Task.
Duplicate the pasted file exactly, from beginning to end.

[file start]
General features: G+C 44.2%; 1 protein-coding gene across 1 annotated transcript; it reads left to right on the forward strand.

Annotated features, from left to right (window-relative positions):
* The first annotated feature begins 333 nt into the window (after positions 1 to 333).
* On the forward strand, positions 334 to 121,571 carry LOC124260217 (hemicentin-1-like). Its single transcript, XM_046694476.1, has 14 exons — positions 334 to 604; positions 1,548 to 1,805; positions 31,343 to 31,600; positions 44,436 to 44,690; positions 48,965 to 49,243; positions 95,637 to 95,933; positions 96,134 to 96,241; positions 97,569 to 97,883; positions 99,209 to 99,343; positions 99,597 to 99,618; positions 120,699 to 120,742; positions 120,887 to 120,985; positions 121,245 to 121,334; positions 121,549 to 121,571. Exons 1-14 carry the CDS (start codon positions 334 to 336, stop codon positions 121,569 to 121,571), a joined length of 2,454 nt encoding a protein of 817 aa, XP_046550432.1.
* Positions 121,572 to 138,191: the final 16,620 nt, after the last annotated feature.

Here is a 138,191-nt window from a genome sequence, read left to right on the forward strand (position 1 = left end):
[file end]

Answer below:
General features: G+C 44.2%; 1 protein-coding gene across 1 annotated transcript; it reads left to right on the forward strand.

Annotated features, from left to right (window-relative positions):
* The first annotated feature begins 333 nt into the window (after positions 1 to 333).
* On the forward strand, positions 334 to 121,571 carry LOC124260217 (hemicentin-1-like). Its single transcript, XM_046694476.1, has 14 exons — positions 334 to 604; positions 1,548 to 1,805; positions 31,343 to 31,600; positions 44,436 to 44,690; positions 48,965 to 49,243; positions 95,637 to 95,933; positions 96,134 to 96,241; positions 97,569 to 97,883; positions 99,209 to 99,343; positions 99,597 to 99,618; positions 120,699 to 120,742; positions 120,887 to 120,985; positions 121,245 to 121,334; positions 121,549 to 121,571. Exons 1-14 carry the CDS (start codon positions 334 to 336, stop codon positions 121,569 to 121,571), a joined length of 2,454 nt encoding a protein of 817 aa, XP_046550432.1.
* Positions 121,572 to 138,191: the final 16,620 nt, after the last annotated feature.

Here is a 138,191-nt window from a genome sequence, read left to right on the forward strand (position 1 = left end):